…in this enlightened age I am bold enough to confess that we are generally men of untaught feelings, that, instead of casting away all our old prejudices, we cherish them to a very considerable degree, and, to take more shame to ourselves, we cherish them because they are prejudices; and the longer they have lasted and the more generally they have prevailed, the more we cherish them.
To be sure, certain prejudices are neither good nor bad, but simply necessary for navigating life, for prejudices are essentially the pre-judgements that we form when we reason inductively. For instance, if a study determines that Car A’s brakes fail 5% more often than Car B’s, then I will be prejudiced against Car A. I cannot be sure that Car A’s brakes will fail should I purchase it, but I prefer to acquire Car B, not only owing to my pre-judgement, but also to the trust that I place in the authorities who conducted the study. Everyone reasons in this way, and if they did not, they would likely have very short lives. The same logic applies to cultural institutions. I do not need to personally experiment with every manner of organizing my family—polygamy, polyandry and so forth—to content myself with the monogamic one that has stood the test of time. This is what Burke means when he says that some prejudices should be cherished. And as Tocqueville rightly points out above, it would no doubt be impossible for one man to individually arrive at his own conclusion about everything. Hence why the doctrine of individualism, taken to its conclusion, is quite impractical. One would need to be a purely abstract, immortal brain to achieve it.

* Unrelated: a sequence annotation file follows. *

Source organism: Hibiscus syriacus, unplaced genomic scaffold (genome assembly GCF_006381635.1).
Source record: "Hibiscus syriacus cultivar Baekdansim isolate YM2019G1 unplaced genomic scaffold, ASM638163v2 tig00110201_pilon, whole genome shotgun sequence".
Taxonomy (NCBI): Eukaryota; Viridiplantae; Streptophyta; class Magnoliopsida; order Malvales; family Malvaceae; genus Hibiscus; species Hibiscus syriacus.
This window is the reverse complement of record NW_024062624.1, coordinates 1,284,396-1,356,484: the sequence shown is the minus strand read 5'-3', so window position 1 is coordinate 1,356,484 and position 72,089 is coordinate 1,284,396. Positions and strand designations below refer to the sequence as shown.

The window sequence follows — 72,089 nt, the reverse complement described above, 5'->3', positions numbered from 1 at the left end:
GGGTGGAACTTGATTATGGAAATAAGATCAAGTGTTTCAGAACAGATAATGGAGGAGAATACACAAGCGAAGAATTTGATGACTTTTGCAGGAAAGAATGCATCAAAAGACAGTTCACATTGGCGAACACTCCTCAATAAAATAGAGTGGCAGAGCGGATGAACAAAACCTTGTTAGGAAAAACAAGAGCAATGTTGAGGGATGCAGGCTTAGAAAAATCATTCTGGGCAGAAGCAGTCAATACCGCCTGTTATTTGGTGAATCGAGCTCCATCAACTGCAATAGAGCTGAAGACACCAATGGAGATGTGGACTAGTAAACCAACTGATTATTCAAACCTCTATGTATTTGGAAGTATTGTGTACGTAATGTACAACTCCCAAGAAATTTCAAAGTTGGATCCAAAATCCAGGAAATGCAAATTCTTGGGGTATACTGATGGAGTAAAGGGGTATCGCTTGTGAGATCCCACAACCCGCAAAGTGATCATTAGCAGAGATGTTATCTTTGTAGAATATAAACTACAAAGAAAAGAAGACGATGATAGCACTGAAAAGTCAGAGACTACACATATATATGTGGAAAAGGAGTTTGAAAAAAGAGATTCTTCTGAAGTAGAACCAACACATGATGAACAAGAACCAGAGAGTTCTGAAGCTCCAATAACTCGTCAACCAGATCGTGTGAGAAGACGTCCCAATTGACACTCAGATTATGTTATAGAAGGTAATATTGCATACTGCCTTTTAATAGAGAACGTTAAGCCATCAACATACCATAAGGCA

Let us return to the question at hand: why has Burke’s practical approach failed to stand the test of time, and more generally, why are conservative liberals constantly losing ground? By admitting that our cultural institutions reflect our prejudices, albeit good ones, Burke engages in a type of reasoning so commonplace among conservative liberals that history might remember them for nothing else. He embraces the vocabulary of his foes, and therewith their world-view, ceding the war so that he might win a battle. Pursuant to the ideal of Cartesian individualism and the dichotomy between reason and authority, Enlightenment philosophers like Voltaire and the French Encyclopedists spoke endlessly of the evils of national and religious “prejudices.” There are no good prejudices after 1789, no matter how necessary they are for life itself. If you wish to preserve cultural institutions like the family, then you must justify them theoretically. Let us not forget that for Aristotle, the monogamous family was not a time-tested prejudice, but instead reflective of the natural order. God and Nature—one must invoke transcendental truths, not “it has worked for a long time,” lest civilization turn into one endless and vain experiment.
Progressive, or Pure Liberalism
Pure or unqualified liberalism, which raises the authority of the abstract individual above all institutions, is clearly incongruent with human nature and our need to make use of external, or supra-individual authority. This is not only borne out by the fact that freedom from cultural authority requires state authority, as already mentioned, but also by the fact that progressive liberals routinely censor scientific research that potentially undermines the abstract individual’s supreme authority. An interesting development no doubt, since Descartes originally conceived of his epistemology with the intention of constructing a new foundation for scientific inquiry:
As for the other sciences, to the extent that they borrow their principles from philosophy, I determined that one could not have built anything solid on such shaky foundations…. (my translation)
When scientific investigation reveals that the individualist pursuit of the truth might in some way be preconditioned by supra-individual factors, and its conclusions acquire the weight of scientific authority, then the same dilemma discussed above manifests itself, as we are obliged to accept the prejudices of an authority. Here again, one individual freedom—the freedom to pursue the truth—is suppressed, not in some attack against individualism, but in the name of the ideology itself. Like a bonsai tree, the individual’s naughty limbs require frequent pruning.